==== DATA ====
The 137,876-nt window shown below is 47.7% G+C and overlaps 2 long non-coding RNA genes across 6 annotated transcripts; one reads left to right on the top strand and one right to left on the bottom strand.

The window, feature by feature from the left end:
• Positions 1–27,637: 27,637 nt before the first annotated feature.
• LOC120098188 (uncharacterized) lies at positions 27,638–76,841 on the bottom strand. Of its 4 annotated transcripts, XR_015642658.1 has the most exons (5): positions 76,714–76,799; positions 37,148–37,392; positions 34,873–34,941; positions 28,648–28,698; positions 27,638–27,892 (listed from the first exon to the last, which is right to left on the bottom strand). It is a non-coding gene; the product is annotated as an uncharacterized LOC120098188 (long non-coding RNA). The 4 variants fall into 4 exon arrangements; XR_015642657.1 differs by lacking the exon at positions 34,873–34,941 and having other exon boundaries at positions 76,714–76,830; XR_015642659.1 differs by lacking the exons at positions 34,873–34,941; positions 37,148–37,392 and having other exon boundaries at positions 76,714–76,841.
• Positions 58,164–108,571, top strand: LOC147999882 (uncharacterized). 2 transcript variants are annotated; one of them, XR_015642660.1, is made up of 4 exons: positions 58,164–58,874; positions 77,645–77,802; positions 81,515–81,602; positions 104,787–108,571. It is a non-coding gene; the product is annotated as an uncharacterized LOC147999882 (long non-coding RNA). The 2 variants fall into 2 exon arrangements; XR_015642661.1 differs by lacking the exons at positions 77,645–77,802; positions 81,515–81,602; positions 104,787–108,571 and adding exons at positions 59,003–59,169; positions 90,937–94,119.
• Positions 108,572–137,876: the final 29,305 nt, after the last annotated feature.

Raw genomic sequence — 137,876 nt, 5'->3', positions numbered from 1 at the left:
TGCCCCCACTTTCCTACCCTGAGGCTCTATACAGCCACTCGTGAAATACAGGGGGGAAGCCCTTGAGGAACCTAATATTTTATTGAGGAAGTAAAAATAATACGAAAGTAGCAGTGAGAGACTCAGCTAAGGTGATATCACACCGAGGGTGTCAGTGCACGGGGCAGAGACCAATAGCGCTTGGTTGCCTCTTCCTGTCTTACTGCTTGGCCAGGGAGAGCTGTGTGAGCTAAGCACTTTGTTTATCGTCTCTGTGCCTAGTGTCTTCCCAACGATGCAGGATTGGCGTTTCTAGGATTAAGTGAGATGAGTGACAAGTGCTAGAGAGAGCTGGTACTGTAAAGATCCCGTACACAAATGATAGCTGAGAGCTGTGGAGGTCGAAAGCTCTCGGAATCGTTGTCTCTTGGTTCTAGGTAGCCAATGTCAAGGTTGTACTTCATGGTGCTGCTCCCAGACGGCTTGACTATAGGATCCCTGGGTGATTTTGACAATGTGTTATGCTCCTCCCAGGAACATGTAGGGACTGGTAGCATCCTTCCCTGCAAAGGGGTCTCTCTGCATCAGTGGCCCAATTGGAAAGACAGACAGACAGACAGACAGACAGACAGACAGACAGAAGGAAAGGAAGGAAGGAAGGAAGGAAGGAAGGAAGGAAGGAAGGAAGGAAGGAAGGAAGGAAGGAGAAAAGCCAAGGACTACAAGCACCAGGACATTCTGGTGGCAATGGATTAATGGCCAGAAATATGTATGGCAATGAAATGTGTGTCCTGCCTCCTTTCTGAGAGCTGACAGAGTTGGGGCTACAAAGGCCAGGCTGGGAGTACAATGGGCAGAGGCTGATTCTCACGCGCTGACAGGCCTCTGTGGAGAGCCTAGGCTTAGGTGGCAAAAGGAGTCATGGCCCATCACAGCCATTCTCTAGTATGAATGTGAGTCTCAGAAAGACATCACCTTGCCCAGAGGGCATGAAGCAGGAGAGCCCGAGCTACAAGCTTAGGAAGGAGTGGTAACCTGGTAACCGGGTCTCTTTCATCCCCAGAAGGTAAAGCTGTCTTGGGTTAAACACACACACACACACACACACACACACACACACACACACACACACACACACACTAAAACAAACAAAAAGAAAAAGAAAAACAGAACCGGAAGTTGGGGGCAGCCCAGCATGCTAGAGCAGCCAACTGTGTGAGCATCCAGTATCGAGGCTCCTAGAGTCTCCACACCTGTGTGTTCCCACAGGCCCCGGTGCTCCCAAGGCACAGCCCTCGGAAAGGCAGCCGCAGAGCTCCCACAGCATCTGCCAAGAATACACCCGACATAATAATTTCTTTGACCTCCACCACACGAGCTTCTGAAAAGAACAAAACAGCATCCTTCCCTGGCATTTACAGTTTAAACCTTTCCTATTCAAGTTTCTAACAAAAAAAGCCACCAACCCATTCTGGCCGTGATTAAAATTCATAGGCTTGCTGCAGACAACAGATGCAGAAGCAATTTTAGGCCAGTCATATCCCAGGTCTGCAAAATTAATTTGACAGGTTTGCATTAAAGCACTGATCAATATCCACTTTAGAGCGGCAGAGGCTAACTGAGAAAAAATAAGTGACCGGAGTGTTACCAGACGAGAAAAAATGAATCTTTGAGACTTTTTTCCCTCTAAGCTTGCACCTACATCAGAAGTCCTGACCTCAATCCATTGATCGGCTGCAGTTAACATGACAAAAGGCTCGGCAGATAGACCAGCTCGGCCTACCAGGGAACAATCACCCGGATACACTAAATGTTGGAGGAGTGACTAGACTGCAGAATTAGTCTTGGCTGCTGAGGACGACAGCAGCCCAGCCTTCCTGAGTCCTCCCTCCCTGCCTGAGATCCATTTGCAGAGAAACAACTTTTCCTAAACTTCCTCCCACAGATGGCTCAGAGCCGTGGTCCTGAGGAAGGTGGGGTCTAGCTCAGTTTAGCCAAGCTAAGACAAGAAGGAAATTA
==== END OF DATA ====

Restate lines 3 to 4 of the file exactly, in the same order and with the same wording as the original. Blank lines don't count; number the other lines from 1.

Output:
• Positions 1–27,637: 27,637 nt before the first annotated feature.
• LOC120098188 (uncharacterized) lies at positions 27,638–76,841 on the bottom strand. Of its 4 annotated transcripts, XR_015642658.1 has the most exons (5): positions 76,714–76,799; positions 37,148–37,392; positions 34,873–34,941; positions 28,648–28,698; positions 27,638–27,892 (listed from the first exon to the last, which is right to left on the bottom strand). It is a non-coding gene; the product is annotated as an uncharacterized LOC120098188 (long non-coding RNA). The 4 variants fall into 4 exon arrangements; XR_015642657.1 differs by lacking the exon at positions 34,873–34,941 and having other exon boundaries at positions 76,714–76,830; XR_015642659.1 differs by lacking the exons at positions 34,873–34,941; positions 37,148–37,392 and having other exon boundaries at positions 76,714–76,841.